And if we go forward, where now it divides into two hemispheres, you can follow it. This is still our basal forebrain, that is the septum, and includes the most ventral medial part of it of the striatum here. Most of this we call ventral striatum. And it has specific structures in it, like nucleus accumbens, bed nucleus of the stria terminalis, the basal nucleus of Meynert, and so forth.
All right. It's nice to review these a little bit. I've not named everything. Let's talk about a couple of other things here quickly that you should understand a little bit. I'm interested in ways the hypothalamus can influence the neocortex. And I want you to remember the major reward pathway in mammalian CNS.
Can someone answer that? What's the major reward pathway, if you hear that phrase? We've known about it for many years. These are the axons that use dopamine as a transmitter. Where they coming from?
Here, when you talk about the ones coming from the ventral tegmental area here, OK. But in fact, the function of the ones that come from the nigra here-- the medial part of the nigra here perhaps should be shaded in pink here too because it's really part of the limbic system as well. They're really also a reward pathway, but of a different nature. Usually we're talking about the dopamine axons that go through the medial forebrain bundle in the lateral hypothalamus here, and project into the basal forebrain.
So what about this first one? Describe two ways the hypothalamus can influence the neocortex. Well actually, there's a lot of ways. You could say, well, the hypothalamus is connected in a two-directional way with limbic structures, subcortical limbic structures. And those are connected with, you could say, cortical and limbic structures including hippocampus, which are connected to the paralimbic areas, which are connected to the neocortical areas.
This is [INAUDIBLE] diagram, it shows just major routes from sensory areas. This is primary sensory areas here, the hypothalamus down here. First of all, we do expect the hypothalamus to influence neocortical area. And what kind of influence are we talking about?
Well, you know what functions the hypothalamus is involved in, so we're talking about influences of the mood, motivational states, and neocortical processes. And we know that moods, and especially motivational states, influence the way decisions are being made by neocortical systems. We may be talking about cognitive functions but you don't get away from motivation. You don't behave without motivation, and motivation often involves changes in emotional states as well.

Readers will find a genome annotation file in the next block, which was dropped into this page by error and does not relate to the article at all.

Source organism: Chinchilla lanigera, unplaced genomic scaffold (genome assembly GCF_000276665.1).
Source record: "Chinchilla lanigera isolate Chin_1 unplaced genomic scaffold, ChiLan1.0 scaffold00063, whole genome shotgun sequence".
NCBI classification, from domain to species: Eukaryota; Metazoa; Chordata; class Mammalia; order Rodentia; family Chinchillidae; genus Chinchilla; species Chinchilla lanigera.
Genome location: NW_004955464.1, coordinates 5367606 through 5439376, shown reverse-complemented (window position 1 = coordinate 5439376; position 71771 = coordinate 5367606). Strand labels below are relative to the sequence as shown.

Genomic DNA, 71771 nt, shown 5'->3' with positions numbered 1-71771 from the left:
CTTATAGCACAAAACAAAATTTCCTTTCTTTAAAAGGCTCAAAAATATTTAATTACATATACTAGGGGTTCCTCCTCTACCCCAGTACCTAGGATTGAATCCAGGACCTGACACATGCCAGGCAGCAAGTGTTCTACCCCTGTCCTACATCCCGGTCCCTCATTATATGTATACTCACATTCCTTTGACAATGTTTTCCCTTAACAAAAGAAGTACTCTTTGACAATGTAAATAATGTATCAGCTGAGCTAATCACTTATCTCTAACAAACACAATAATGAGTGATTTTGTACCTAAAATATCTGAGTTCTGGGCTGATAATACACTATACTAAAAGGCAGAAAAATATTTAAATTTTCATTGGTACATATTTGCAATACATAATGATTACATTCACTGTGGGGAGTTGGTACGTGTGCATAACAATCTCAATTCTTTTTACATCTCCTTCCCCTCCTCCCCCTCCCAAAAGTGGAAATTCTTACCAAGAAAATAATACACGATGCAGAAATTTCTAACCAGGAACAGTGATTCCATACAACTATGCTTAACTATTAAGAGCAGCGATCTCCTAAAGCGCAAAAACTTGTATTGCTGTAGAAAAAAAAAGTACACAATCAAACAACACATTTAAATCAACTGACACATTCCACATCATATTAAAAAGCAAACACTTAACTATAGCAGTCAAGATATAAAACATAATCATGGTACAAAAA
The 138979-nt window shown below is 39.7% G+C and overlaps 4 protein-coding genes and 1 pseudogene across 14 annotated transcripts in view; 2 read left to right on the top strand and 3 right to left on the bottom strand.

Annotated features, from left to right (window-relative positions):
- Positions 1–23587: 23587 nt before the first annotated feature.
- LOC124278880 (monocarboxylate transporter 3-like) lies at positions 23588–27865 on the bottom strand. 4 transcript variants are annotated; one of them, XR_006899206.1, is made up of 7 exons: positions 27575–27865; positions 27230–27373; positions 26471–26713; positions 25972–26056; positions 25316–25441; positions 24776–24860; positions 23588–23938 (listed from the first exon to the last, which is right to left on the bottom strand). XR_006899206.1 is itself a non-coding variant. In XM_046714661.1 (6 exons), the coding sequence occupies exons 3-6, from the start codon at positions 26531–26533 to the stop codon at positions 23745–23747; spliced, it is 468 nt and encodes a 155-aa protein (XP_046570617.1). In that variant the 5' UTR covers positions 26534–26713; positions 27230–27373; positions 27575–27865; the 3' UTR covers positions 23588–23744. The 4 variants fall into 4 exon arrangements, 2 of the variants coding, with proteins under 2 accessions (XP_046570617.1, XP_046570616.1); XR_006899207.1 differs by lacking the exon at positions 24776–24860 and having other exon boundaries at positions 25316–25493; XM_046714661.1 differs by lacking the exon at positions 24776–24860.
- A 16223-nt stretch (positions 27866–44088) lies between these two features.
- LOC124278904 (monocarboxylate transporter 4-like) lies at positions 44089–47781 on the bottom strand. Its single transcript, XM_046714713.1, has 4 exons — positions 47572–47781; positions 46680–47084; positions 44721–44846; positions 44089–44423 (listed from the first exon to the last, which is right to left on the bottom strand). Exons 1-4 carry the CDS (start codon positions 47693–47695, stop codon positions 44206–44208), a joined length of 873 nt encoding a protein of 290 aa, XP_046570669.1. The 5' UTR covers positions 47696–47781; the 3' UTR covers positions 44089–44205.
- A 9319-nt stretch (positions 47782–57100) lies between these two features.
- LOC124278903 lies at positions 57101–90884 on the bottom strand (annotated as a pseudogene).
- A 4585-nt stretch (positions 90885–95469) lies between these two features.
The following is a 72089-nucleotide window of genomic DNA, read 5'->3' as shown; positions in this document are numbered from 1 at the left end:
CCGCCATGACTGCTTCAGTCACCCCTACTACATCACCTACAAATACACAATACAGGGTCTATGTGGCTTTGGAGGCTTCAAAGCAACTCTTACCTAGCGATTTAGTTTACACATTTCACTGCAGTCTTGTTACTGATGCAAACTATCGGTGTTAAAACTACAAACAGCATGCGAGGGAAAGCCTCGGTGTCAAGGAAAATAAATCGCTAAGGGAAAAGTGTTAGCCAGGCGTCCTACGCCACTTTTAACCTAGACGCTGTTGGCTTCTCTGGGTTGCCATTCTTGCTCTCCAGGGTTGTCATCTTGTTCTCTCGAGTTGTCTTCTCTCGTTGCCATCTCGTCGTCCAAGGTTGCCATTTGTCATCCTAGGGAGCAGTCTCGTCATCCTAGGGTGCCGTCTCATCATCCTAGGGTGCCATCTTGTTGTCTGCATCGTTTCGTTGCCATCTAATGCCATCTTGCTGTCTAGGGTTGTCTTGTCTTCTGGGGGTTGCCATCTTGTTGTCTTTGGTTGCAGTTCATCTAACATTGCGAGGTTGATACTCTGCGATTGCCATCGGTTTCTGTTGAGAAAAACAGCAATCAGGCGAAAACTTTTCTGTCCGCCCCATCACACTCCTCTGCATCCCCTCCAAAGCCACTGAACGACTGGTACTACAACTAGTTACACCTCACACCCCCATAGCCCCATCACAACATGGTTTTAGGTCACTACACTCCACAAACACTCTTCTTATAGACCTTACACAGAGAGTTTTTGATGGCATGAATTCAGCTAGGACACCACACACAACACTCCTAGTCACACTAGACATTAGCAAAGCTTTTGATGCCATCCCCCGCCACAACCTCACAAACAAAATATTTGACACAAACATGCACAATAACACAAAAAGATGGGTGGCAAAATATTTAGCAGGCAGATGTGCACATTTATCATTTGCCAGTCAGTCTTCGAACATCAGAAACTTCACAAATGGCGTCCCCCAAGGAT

All right. So here I outlined many different ways the hypothalamus can influence the neocortex. We just talked about Papez circuit. The more direct and the more indirect way through Papez circuit to get from hypothalamus to neocortex. Earlier we talked about the gating of information by hypothalamus, the gating of information going through the thalamus. These are the chapters where I mention that.
That's certainly a way the hypothalamus is influencing neocortex. We talked in chapter 17 about the widespread external systems. I mention a few of them here again. That's certainly an influence of hypothalamus from neocortex.
But then there's a very direct way, by way of the medial dorsal nucleus, and I show it here. Here's your hypothalamus down here. Here's the thalamus, and I'm showing here the medial dorsal nucleus which begets prefrontal areas of the cortex. And the medial part, which contains the larger cells, receives axons-- I've just shown them here on the left with a red arrow-- the hypothalamus projects as does olfactory system to that part of the medial dorsal nucleus.
So this is probably the most direct way hypothalamus can influence the neocortex. But all those inmost direct ways are very important as well. The influence is very widespread. OK.
So I point out here that a person's mental state can influence the endocrine organs by way of the hypothalamus. You've got to consider what we mean by mental state. Let's talk about how the hypothalamus can influence that mental state. The influences go in both directions. So that's one way they get experimental data on it is to look at disturbances of the hypothalamus during neurosurgical procedures, because often during neurosurgical procedures, the patient is conscious.
The brain doesn't contain pain receptors and pain pathways don't originate in the brain itself, so you can operate on the brain as long you anesthetize the structures that you have to open up to get in. OK, so you can get pretty drastic changes in autonomic activity, you can get changes in mood, changes in emotional expression, changes in feelings being reported. The founder of our department, [INAUDIBLE] always in his introductory lectures-- in 900-- would talk about a soldier during World War II who ended up with a piece of shrapnel in his third ventricle. Very difficult, at that time anyway, to get it out, so they left it there.
Every time he moved his head a lot, that piece of shrapnel would ride around inside his third ventricle and stimulate structures mechanically near the walls of the ventricle. And he would start crying uncontrollably. And it's only when he sat still for a while that that stimulation stopped. What interested me the most is that when you asked him why he was crying, he would say things like, well, it cries in me. In other words, that's not me crying, it's just something happening to me.